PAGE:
Gov. Brown Optimistic on Climate Change, Trump

Gov. Jerry Brown says President Trump will come around on climate change.  (Justin Sullivan/Getty Images)

Gov. Jerry Brown was optimistic about the state of climate change policy at a San Francisco conference on Wednesday, saying he was glad to see President Trump meet with Pope Francis this week.

Pope Francis has been outspoken about the issue of climate change, and gave Trump his nearly 200-page encyclical on the issue at their Vatican meeting.

"It’s very good that the pope met with President Trump and very good that President Trump met with him. ... Don't underestimate the power of the Holy Father. I think that has effect," Brown told reporters before speaking to a group of Dutch and Californian public workers and business leaders.

The governor said that despite Trump's rhetoric around climate change, "I don't think President Donald Trump will want to stand aside as this climate story unfolds."


Brown noted the president's shifting views on NATO and other issues since he took office. Trump is expected to make a decision on whether the U.S. will stay in the groundbreaking Paris climate treaty when he returns from his overseas trip.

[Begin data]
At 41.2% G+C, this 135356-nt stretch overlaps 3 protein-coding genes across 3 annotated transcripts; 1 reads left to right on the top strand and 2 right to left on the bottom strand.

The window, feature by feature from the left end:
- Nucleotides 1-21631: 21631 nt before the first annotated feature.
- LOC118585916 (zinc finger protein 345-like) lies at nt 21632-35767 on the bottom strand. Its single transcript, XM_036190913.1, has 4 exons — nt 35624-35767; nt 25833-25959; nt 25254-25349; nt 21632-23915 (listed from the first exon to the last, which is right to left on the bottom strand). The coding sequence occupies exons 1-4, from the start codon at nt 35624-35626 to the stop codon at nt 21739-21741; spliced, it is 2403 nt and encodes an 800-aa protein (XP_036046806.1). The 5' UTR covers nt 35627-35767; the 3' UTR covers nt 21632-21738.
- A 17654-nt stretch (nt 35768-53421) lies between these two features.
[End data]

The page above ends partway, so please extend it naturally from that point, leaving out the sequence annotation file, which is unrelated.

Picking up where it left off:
"I am cautiously optimistic that we’re going to make progress -- not as fast as I would like but not as disastrous as we were thinking just a few months ago," Brown said.

The governor appeared at the conference "Climate is Big Business," which is part of a Netherlands climate mission to California. The two-day event was co-hosted by the California Environmental Protection Agency and the Dutch government.

The appearance came about a week before Brown is set to leave for a larger climate change event in China. That country has emerged as a leader and key partner in the climate change fight as Brown continues to push ambitious anti-pollution and clean energy programs, even as the federal government backs away from such commitments under Trump.

In a speech to the group, Brown boasted that California has built up expertise in its environmental agencies that are "more numerous and coherent" than the federal government's, and took one dig at Republicans in Washington, D.C.

"If you can sense and see what's up ahead early enough, then the action you take will be easier to manage and a lot cheaper," Brown said.

"There's no free lunch here and no escape. If we dawdle along and the Congress doesn't do what it should do and the president doesn't take the action, probably they'll be thrown out in two years or four years or whatever it will take, but then we will have to spend more money."